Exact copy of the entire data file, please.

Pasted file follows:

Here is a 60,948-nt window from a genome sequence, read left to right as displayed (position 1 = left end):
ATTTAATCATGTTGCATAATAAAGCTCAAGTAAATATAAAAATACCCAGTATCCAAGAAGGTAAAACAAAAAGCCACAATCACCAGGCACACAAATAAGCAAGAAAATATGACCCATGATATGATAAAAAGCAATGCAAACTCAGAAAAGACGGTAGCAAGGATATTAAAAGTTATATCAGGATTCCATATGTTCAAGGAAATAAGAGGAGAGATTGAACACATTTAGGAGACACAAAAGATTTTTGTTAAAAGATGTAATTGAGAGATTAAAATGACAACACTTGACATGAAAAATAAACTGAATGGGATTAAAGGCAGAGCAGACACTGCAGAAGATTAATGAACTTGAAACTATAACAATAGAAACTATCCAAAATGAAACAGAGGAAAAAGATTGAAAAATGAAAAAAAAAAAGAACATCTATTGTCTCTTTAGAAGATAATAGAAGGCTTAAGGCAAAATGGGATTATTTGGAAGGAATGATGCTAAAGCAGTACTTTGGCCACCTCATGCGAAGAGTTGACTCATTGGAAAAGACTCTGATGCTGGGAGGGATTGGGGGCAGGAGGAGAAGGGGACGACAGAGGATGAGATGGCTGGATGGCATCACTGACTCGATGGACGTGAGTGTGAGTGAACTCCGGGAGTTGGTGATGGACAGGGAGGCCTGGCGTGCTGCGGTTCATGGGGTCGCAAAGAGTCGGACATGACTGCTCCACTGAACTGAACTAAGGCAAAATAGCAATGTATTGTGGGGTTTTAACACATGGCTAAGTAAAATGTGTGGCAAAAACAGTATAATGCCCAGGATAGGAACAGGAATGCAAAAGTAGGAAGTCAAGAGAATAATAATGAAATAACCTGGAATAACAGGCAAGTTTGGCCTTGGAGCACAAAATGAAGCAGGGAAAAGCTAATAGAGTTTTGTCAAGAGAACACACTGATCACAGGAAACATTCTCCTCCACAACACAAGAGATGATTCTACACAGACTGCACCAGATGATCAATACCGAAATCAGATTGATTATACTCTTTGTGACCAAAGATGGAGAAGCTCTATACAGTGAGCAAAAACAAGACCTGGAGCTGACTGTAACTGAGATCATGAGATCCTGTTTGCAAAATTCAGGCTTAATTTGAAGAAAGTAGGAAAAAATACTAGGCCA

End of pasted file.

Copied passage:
Here is a 60,948-nt window from a genome sequence, read left to right as displayed (position 1 = left end):
ATTTAATCATGTTGCATAATAAAGCTCAAGTAAATATAAAAATACCCAGTATCCAAGAAGGTAAAACAAAAAGCCACAATCACCAGGCACACAAATAAGCAAGAAAATATGACCCATGATATGATAAAAAGCAATGCAAACTCAGAAAAGACGGTAGCAAGGATATTAAAAGTTATATCAGGATTCCATATGTTCAAGGAAATAAGAGGAGAGATTGAACACATTTAGGAGACACAAAAGATTTTTGTTAAAAGATGTAATTGAGAGATTAAAATGACAACACTTGACATGAAAAATAAACTGAATGGGATTAAAGGCAGAGCAGACACTGCAGAAGATTAATGAACTTGAAACTATAACAATAGAAACTATCCAAAATGAAACAGAGGAAAAAGATTGAAAAATGAAAAAAAAAAAGAACATCTATTGTCTCTTTAGAAGATAATAGAAGGCTTAAGGCAAAATGGGATTATTTGGAAGGAATGATGCTAAAGCAGTACTTTGGCCACCTCATGCGAAGAGTTGACTCATTGGAAAAGACTCTGATGCTGGGAGGGATTGGGGGCAGGAGGAGAAGGGGACGACAGAGGATGAGATGGCTGGATGGCATCACTGACTCGATGGACGTGAGTGTGAGTGAACTCCGGGAGTTGGTGATGGACAGGGAGGCCTGGCGTGCTGCGGTTCATGGGGTCGCAAAGAGTCGGACATGACTGCTCCACTGAACTGAACTAAGGCAAAATAGCAATGTATTGTGGGGTTTTAACACATGGCTAAGTAAAATGTGTGGCAAAAACAGTATAATGCCCAGGATAGGAACAGGAATGCAAAAGTAGGAAGTCAAGAGAATAATAATGAAATAACCTGGAATAACAGGCAAGTTTGGCCTTGGAGCACAAAATGAAGCAGGGAAAAGCTAATAGAGTTTTGTCAAGAGAACACACTGATCACAGGAAACATTCTCCTCCACAACACAAGAGATGATTCTACACAGACTGCACCAGATGATCAATACCGAAATCAGATTGATTATACTCTTTGTGACCAAAGATGGAGAAGCTCTATACAGTGAGCAAAAACAAGACCTGGAGCTGACTGTAACTGAGATCATGAGATCCTGTTTGCAAAATTCAGGCTTAATTTGAAGAAAGTAGGAAAAAATACTAGGCCA